approach. The lesion has a distinct thin capsule which after opening liquid content with yellow color, fat like particle and a considerable amount of hair exited (Figure 5).

Ten days after surgery patient was discharged and showed gradual alleviation in signs and symptoms in follow up. Now the patient is 10 months out from surgery without recurrent or residual tumor.

3. Discussion

Intracranial dermoid cysts are benign congenital dysembryogenic lesion that are usually located midline. They are caused by embryological malformation during the development of the neural tube between the 3rd and 5th weeks [11]. This squamous epithelium lined cysts contain skin appendages such as nails, hair follicles, teeth and sebaceous glands [12]. About seven percent of dermoid affect the head and neck. They are frequently presented at the orbit, nose or in the lateral eyebrow. The age of occurrence in woman is between 20 and 36 years of age [13]. Our case was 45 years old. Dermoid cysts can be seen in associated with Goldenhar (oculoauriculo-vertebral dysplasia) and Klippel-Feil syndromes, sporadically.

Cranial dermoid cysts comprise 0.04% to 0.7% of intracranial tumors and are four to nine times less common than epidermoid cysts. Most symptoms happen due to their mass effect on neural structures. The clinical presentations are depending on the location of intracranial lesions [14]. Most of such cases are frequently localized on the midline portion of the brain interesting sellar, suprasellar and frontonasal regions. Posterior cranial fossa is a less common localization. Our patient had a distinct mass in the foramen magnum.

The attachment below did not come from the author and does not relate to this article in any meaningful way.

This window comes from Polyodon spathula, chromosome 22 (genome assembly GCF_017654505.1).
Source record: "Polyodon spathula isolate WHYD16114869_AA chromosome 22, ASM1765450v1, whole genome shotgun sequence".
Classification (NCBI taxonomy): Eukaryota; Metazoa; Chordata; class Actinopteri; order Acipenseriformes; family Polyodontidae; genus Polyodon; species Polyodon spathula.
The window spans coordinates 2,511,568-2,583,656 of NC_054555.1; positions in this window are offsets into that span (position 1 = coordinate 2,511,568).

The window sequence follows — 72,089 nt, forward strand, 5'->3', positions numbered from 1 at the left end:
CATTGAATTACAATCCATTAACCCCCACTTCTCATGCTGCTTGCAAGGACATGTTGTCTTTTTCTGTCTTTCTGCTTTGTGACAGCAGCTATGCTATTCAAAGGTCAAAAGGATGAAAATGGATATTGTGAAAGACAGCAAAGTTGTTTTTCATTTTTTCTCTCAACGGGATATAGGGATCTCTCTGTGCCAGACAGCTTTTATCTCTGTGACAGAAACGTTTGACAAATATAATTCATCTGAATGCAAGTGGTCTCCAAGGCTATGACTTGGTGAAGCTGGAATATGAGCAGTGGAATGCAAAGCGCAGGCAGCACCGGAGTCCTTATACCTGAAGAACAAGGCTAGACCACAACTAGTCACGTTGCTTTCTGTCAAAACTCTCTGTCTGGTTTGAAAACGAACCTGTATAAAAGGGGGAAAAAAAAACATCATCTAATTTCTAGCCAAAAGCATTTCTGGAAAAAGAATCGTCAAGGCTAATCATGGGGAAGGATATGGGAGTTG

The most prevalent symptoms include focal headache (32%), neurologic deficit, or meningitis. Less common presentations include visual field defects, seizures, exophthalmos, hydrocephalus, and oculomotor palsy [15]. Some cases of sudden death have also been reported followed by spontaneous rupture of dermoid

Figure 5. Removed dermoid cyst containing the hair, fatty tissue and keratinized tissue.

cyst. In the present report, the patient was presented with progressive gate problems and upper limb pain, paresthesia and weakness.

An essential step in diagnosing these lesions is imaging studies. The differential diagnosis which is proposed based on the imaging findings includes epidermoid cysts, arachnoid cysts, cystic gliomas, lipomas, teratomas, and craniopharyngiomas [16].

On CT images, dermoid cysts appear as a uniloculated, well-delineated cystic mass with hypodensity from moderate to significant and some are present capsular calcification. MRI features include hyperintense signal on SE T1 sequences and heterogeneous hypo-hyperintense signal on FSE T2 [17].

Rupturing of dermoid cysts typically is seen as high‑signal fat droplets within the subarachnoid spaces and intraventricular fat/CSF levels. In our case, the patient had no symptoms and signs of meningitis or hydrocephalus.

Surgical resection remains the treatment modality of choice. Tumors in foramen magnum can pose challenges for neurosurgeons [18]. By improving microsurgical techniques, the total resection is preferable. It is believed to reduce both postoperative chemical meningitis and tumor recurrence risk. Often the prognosis of patients with intracranial dermoid cysts who undergo surgery is favorable.

4. Conclusion

The presented case is such a rare radiologic finding that was successfully removed via surgery and precisely confirmed pathologically. We suggest that all clinicians especially radiologists, neurosurgeons and neurologists consider and keep dermoid tumor in their minds as the differential diagnosis of cystic lesions in foramen magnum. The preferred surgical planning can be guided by exact preoperative imaging.


Authors would like to thank Dr. Mahdi Arjipour for his valuable and constructive suggestions during the study procedures. His willingness to give his time so generously has been very much appreciated.

Consent for Publication

Written informed consent was obtained from the patient to participate in the treatment and publication.

Conflicts of Interest

The authors declare no conflicts of interest regarding the publication of this paper.